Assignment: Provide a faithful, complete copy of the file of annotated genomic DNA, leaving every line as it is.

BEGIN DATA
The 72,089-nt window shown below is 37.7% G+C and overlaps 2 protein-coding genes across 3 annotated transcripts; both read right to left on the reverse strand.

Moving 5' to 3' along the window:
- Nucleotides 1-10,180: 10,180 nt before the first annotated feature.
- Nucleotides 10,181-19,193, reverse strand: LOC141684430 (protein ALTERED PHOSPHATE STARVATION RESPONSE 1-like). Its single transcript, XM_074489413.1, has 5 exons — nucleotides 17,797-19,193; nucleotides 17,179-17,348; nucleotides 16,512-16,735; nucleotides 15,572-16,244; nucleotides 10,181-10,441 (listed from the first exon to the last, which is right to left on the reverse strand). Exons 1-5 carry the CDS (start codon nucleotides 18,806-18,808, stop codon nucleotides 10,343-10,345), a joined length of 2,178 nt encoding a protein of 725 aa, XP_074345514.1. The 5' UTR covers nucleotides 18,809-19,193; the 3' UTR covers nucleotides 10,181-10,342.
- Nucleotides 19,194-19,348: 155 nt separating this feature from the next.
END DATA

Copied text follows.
The 72,089-nt window shown below is 37.7% G+C and overlaps 2 protein-coding genes across 3 annotated transcripts; both read right to left on the reverse strand.

Moving 5' to 3' along the window:
- Nucleotides 1-10,180: 10,180 nt before the first annotated feature.
- Nucleotides 10,181-19,193, reverse strand: LOC141684430 (protein ALTERED PHOSPHATE STARVATION RESPONSE 1-like). Its single transcript, XM_074489413.1, has 5 exons — nucleotides 17,797-19,193; nucleotides 17,179-17,348; nucleotides 16,512-16,735; nucleotides 15,572-16,244; nucleotides 10,181-10,441 (listed from the first exon to the last, which is right to left on the reverse strand). Exons 1-5 carry the CDS (start codon nucleotides 18,806-18,808, stop codon nucleotides 10,343-10,345), a joined length of 2,178 nt encoding a protein of 725 aa, XP_074345514.1. The 5' UTR covers nucleotides 18,809-19,193; the 3' UTR covers nucleotides 10,181-10,342.
- Nucleotides 19,194-19,348: 155 nt separating this feature from the next.